I confess to being a bit of a "music snob" in a former life.
You know the guy behind the counter at the record store who snickered condescendingly as you brought your copy of Journey's Greatest Hits to the register?
Yup. That was me.
The guy with the enormous vinyl collection.
The guy who could recite to you the entire liner notes of Dylan's Blood On The Tracks.
The guy who went straight for your record collection when invited to your home for dinner.
That one actually got me into trouble once.
My boss had invited a bunch of us from work out for a day on his sailboat. After spending the entire day drinking way too much beer in the scorching hot sun on said sailboat, we retired back to his house for some steaks.
And of course, I went straight for his records.
After sifting through the sorry collection of albums by the likes of the Steve Miller Band and Electric Light Orchestra, I made my move.
"So Ray (that was his name)," I asked, "Have you bought any music since the Seventies?” My boss then proceeded to pull out a Kenny G album.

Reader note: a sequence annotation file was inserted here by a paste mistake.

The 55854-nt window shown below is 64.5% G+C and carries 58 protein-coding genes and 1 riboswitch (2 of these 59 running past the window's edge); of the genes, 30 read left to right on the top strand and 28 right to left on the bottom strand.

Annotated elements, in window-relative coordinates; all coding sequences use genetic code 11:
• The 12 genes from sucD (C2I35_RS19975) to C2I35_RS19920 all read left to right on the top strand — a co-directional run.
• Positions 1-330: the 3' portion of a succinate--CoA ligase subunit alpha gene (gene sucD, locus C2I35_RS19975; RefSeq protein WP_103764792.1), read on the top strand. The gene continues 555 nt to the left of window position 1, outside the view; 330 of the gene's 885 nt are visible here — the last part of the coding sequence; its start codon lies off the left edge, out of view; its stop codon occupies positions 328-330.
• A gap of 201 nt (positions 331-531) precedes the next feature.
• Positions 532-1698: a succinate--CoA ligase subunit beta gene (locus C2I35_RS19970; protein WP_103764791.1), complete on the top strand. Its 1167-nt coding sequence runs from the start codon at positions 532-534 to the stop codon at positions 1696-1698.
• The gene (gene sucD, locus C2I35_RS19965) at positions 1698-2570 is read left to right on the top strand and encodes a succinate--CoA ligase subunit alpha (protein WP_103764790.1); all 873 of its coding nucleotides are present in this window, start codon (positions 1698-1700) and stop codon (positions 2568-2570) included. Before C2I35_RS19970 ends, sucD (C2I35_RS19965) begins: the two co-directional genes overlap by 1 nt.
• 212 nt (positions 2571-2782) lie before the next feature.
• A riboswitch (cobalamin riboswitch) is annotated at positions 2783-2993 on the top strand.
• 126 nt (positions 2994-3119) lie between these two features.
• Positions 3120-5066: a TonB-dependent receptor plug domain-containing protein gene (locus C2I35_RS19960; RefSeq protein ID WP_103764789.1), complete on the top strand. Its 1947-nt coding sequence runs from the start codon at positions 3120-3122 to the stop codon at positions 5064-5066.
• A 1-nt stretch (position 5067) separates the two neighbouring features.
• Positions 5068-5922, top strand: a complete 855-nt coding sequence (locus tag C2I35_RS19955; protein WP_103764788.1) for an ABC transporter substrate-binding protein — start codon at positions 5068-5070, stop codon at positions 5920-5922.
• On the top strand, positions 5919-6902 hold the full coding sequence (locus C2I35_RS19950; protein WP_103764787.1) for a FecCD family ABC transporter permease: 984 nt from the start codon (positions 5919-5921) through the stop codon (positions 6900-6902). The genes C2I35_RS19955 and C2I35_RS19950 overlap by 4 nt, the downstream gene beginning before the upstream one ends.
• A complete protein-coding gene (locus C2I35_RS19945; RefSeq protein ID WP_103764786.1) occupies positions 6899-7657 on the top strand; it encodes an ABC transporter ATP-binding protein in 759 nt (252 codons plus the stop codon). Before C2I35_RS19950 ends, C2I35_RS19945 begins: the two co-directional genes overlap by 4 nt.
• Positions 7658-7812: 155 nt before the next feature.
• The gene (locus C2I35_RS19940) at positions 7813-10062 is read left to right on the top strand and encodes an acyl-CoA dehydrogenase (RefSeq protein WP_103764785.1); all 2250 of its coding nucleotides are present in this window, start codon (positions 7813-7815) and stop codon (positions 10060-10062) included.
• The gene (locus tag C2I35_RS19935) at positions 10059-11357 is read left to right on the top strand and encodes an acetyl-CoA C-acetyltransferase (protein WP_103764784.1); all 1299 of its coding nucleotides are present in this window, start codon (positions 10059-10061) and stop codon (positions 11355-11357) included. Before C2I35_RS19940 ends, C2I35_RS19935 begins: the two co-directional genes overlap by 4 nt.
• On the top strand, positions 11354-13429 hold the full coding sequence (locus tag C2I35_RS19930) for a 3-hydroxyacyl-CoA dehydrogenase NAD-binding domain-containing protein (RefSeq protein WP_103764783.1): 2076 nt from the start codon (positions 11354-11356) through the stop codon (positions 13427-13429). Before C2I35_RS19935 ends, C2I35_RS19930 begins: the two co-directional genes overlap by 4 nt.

My response to that — something about a dentist's office I believe — got me physically thrown out of his house.
I also spent the remainder of that weekend wondering if I still had a job.
Just for the record, I did. After all, where else was he going to find a "musicologist" as supremely gifted as myself to run his record store?
And let's be absolutely clear about this: the proper term is musicologist.
Music snobbery has actually become something of a lost art.
It doesn't help when there just isn't a whole lot to get excited about in music these days.
That just makes for a whole lot more crap for the seasoned music snob to turn his ever-sophisticated nose up at.
Or more importantly, to look down upon you for listening to.
All that means is that yesterdays Journey or ELO is today's Celine Dion or Clay Aiken.
It's just that last night's American Idol results don't inspire quite the same intellectual discourse that dissecting a great, groundbreaking album like Pet Sounds or A Kind of Blue does.
Music snobbery is an art that has lost its way.
Oh sure, it's still the exclusive territory of the usual group of music geeks.
You know the ones I'm talking about.
The pony-tailed record exec. The underpaid Tower Records employee with the green hair, the piercings, and the tats. The stereotypical rock critic that once inspired David Lee Roth to remark that the reason rock critics like Elvis Costello more than Van Halen is because most rock critics look like Elvis Costello (today it would be more like that guy from Weezer).